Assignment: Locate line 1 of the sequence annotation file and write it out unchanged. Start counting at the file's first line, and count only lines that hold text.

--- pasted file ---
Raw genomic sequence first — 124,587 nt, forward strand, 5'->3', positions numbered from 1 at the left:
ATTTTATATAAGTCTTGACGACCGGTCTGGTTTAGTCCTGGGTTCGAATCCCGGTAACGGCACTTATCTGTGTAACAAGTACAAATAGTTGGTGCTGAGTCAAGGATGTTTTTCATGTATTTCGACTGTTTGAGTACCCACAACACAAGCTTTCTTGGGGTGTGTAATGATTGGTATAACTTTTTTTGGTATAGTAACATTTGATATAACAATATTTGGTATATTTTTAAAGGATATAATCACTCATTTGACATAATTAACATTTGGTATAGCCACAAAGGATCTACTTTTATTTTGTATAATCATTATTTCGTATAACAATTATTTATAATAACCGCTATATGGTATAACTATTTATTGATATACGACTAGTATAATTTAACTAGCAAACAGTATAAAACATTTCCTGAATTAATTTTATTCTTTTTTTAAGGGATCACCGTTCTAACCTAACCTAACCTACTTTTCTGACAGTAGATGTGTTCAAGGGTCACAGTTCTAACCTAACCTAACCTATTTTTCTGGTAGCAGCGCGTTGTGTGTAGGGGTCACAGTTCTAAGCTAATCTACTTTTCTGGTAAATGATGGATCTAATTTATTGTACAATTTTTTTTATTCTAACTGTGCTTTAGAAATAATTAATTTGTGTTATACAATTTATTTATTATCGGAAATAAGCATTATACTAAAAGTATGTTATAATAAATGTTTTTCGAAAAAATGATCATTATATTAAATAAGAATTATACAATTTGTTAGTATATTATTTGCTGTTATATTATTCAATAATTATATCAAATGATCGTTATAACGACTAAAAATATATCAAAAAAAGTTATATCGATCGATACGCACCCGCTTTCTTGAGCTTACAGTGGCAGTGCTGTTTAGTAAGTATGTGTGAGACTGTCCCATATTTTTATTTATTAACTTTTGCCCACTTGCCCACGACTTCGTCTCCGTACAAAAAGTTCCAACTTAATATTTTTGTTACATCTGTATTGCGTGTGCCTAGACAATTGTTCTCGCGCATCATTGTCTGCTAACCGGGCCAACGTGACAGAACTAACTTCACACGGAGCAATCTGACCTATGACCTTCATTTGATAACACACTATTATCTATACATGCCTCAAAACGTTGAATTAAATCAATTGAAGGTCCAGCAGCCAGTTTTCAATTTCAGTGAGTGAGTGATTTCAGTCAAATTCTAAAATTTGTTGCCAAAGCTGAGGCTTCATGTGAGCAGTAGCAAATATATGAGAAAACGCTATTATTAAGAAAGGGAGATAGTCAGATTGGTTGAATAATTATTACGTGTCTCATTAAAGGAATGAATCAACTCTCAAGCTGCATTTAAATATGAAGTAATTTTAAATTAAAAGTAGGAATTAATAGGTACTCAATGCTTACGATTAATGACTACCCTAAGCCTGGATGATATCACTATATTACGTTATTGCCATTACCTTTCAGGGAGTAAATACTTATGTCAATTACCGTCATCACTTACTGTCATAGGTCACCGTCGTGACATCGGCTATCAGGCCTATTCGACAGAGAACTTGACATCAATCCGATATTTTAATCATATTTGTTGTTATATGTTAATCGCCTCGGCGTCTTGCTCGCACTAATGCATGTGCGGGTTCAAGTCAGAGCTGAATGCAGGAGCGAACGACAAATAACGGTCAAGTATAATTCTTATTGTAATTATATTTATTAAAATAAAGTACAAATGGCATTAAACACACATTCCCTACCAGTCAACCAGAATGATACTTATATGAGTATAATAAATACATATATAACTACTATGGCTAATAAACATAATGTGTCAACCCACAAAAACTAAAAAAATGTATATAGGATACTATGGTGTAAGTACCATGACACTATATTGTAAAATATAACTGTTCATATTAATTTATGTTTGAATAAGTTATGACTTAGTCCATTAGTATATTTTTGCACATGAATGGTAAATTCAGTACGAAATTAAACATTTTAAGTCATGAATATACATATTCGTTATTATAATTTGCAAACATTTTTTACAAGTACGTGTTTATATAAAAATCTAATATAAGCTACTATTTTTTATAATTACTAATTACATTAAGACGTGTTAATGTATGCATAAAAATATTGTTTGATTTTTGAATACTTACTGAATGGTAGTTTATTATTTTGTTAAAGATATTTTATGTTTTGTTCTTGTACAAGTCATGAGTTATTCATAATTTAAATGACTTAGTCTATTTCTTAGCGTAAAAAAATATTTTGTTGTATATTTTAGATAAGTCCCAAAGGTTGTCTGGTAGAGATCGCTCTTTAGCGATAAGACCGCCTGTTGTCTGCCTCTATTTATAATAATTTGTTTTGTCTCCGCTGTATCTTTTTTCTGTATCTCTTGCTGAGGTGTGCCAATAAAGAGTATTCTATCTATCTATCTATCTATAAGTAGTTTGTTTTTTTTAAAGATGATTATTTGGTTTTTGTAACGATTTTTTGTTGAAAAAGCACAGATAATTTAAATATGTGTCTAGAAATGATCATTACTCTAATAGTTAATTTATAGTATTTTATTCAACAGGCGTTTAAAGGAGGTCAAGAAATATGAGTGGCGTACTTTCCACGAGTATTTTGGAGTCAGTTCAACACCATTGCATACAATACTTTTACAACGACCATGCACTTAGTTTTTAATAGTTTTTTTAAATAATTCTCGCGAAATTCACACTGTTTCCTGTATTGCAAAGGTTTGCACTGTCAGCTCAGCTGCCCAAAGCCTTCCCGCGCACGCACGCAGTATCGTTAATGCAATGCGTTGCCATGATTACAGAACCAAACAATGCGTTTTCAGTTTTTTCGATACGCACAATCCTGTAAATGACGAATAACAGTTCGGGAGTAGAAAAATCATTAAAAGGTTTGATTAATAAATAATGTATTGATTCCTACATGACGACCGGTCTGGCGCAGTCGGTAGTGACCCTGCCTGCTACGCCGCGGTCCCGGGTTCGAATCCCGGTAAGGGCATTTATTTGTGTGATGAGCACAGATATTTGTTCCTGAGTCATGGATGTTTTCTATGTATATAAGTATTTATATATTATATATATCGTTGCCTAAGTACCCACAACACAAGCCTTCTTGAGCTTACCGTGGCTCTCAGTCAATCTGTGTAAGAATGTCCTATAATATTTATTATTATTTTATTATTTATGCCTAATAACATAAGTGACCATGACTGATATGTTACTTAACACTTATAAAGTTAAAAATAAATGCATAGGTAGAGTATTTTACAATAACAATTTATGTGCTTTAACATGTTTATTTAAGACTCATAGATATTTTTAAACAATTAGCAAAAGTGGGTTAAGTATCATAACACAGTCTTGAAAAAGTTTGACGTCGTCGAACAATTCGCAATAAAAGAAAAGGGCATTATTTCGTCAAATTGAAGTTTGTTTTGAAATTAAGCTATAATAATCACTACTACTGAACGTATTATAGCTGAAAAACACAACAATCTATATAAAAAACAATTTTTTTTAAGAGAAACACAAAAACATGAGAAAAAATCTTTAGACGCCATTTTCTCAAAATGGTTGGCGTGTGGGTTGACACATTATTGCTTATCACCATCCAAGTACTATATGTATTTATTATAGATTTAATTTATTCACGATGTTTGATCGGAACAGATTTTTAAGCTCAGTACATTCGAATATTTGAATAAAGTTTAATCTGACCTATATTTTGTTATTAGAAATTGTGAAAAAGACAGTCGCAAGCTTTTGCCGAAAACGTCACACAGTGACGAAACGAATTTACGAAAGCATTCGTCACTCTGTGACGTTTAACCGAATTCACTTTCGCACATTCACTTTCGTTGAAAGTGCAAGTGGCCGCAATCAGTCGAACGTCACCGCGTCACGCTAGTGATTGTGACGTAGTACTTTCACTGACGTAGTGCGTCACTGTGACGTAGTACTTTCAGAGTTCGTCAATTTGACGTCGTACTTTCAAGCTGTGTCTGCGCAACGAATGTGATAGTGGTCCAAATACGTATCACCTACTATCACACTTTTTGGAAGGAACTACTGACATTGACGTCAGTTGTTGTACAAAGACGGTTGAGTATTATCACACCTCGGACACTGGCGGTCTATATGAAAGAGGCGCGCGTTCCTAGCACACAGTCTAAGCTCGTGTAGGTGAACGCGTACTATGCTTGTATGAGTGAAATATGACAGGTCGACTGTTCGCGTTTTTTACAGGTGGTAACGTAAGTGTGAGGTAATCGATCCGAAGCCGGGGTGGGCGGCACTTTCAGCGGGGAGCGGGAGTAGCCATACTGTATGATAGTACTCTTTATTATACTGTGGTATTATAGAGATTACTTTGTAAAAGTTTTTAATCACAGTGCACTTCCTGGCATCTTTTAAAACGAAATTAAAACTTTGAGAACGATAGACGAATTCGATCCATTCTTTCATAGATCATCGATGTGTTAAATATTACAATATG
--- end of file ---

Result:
Raw genomic sequence first — 124,587 nt, forward strand, 5'->3', positions numbered from 1 at the left: